Chasing Pleiades

Critique Style Requested: Standard

The photographer is looking for generalized feedback about the aesthetic and technical qualities of their image.


Hello folks. I know I already posted the crescent moon from last week but I really do want some help with this one. This was the first photo I made that evening, about 30 minutes before the photo I originally posted. I know it is not easy to see, but Pleiades is there just below and to the right of the crescent. I did have to work to get the stars to show up as much as they do, and I am ok with that as the camera really did capture them. I went into more detail on how I processed the photo and showed the RAW file and how the stars were there. If anyone is interested in that you can read about it on my blog.

Specific Feedback

My question is the following. After realizing that the camera has some serious light-resolving power, I wanted to try and photograph this conjunction again. However, to the best of my ability, I cannot seem to find a day in the future when this conjunction will occur again. I know the Pleiades is near the western horizon in the month of May, so I have looked only in May using Stellarium and have gone more than 1000 years into the future and have not been able to find the crescent moon this close again.

What I want to find, is a day when the crescent is 1% to 2% illuminated (this crescent is 1.3% illuminated), and within 2 to 3 degrees from the Pleiades. Does anyone have a clue if this will ever occur again, or have I captured a truly unique occurrence?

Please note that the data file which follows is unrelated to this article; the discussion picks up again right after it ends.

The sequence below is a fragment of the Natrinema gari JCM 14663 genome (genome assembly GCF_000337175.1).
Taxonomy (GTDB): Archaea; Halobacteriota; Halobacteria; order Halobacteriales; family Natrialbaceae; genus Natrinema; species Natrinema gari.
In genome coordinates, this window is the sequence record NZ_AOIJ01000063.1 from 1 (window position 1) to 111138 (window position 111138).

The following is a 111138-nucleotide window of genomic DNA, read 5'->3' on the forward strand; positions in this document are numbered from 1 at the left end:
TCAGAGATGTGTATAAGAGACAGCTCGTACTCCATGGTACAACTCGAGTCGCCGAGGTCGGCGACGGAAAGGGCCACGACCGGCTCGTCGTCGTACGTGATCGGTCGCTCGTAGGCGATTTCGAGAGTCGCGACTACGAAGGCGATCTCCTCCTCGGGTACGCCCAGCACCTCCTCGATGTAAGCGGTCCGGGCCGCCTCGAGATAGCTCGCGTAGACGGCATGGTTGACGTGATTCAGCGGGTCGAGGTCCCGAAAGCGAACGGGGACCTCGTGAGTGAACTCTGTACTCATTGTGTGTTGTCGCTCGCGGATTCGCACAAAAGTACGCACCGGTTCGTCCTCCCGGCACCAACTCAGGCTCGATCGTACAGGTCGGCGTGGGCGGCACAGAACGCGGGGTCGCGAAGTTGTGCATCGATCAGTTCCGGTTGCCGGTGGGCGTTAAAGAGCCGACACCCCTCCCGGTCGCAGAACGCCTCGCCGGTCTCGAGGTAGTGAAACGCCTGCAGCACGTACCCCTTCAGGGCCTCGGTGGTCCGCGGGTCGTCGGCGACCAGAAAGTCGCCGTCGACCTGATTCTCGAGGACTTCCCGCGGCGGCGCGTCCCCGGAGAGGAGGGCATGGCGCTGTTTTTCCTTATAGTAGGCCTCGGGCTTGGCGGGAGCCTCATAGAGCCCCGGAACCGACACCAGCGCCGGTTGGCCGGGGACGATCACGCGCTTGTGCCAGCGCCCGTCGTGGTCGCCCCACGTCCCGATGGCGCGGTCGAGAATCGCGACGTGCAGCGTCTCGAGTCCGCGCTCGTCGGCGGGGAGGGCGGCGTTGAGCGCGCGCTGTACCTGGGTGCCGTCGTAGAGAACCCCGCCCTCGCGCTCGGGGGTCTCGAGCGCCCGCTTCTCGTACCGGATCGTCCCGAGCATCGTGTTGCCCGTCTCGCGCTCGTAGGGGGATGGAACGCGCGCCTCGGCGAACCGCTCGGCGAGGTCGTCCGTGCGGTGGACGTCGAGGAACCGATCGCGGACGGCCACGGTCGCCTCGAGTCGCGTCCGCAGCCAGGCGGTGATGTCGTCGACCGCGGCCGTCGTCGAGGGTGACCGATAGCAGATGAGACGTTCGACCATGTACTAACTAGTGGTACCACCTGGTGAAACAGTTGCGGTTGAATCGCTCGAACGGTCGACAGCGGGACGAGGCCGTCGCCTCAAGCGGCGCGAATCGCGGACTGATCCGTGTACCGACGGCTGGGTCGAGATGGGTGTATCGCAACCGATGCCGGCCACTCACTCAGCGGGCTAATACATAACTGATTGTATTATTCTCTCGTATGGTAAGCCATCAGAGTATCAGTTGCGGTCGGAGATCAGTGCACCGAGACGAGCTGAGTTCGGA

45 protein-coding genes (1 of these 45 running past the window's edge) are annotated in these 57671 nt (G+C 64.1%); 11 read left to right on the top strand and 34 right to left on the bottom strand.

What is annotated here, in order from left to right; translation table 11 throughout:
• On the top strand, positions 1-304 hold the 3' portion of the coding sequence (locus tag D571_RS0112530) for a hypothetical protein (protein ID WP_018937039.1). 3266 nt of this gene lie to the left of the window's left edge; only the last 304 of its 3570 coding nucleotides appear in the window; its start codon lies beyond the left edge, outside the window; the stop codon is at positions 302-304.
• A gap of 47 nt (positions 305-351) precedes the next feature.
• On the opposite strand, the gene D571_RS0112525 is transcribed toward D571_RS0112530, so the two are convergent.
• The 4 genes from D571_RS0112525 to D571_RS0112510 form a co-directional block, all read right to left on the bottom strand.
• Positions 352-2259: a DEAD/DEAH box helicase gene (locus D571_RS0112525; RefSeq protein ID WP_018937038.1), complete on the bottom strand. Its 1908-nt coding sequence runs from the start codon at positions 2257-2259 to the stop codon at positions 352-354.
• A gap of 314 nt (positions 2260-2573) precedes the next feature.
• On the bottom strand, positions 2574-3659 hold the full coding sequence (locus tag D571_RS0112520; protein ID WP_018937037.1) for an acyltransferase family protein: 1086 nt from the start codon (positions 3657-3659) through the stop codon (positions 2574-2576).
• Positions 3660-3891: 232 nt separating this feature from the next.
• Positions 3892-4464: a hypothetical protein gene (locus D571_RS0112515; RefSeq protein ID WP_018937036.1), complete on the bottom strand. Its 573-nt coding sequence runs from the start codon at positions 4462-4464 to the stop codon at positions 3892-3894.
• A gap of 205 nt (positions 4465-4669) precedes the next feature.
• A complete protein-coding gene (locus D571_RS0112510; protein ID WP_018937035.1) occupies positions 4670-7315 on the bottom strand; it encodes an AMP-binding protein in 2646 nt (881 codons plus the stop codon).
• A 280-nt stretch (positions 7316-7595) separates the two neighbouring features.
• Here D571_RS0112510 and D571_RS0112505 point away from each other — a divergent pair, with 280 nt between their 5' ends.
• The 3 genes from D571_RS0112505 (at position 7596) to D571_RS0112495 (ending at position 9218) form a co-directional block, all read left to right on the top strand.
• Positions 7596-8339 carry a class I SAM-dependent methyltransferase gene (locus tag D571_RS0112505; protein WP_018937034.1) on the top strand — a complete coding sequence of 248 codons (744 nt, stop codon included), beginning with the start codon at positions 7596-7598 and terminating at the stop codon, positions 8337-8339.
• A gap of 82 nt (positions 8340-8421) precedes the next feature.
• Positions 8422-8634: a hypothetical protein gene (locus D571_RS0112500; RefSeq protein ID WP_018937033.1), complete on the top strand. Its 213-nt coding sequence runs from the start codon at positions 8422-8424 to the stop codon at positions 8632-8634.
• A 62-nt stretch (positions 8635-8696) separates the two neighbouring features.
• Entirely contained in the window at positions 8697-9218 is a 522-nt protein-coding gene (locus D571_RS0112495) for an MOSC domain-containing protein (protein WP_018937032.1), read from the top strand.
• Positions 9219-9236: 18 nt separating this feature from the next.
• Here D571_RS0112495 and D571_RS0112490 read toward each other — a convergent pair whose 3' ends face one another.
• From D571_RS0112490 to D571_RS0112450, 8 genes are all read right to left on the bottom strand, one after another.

Technical Details

Nikon D850, Nikon 400 mm f/5.6 MF lens, set at f8, 1.4 sec, ISO 100. Photographed on May 8th, at 8:34 pm. Simple processing in ACR and PS. I created a mask for the stars by carefully selecting the brightest star in the photo and then used several curves to brighten the stars so that they show up bright.

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Yousseff, sorry, I can’t help with your prediction problem, your skills there are vastly superior to mine. In comparing this version with your previous post, most of the Pleiades are easier to see here (although still not easy). In your previous version there were two that stood out a bit, while the others were harder to see. Here, I see all seven in the largest view, albeit dimly. I have had some luck getting specific stars to show better by using an L2 or L3 luminosity mask and repeatedly dodging…there is more tendency to brighten the area around the star with the L2 mask, while the L3 takes more clicks. The extra brightening gives the star a touch of glow, that you may or may not like.

The subtlety and the conjunction here are excellent.

Wonderful and amazing capture!! I wish I could offer any help but have no idea how to find things like that – but somebody must! Have you tried contacting university astronomy departments? This sounds like something amenable to software. If we can predict things like comets over hundreds of years, this must be a simple query.

You might try to contact someone at Sky and Telescope Magazine. This sounds like something someone there would be interested in.

Ditto, sorry I can’t be of more help.

I love the idea of the moon and constellation, and enjoy the background color you have here.

It sounds like you’ve already chased the stars quite a bit, but as a non-astronomer (more from a photography point of view) they seem to be integral to the image and I’d make them stand out even more.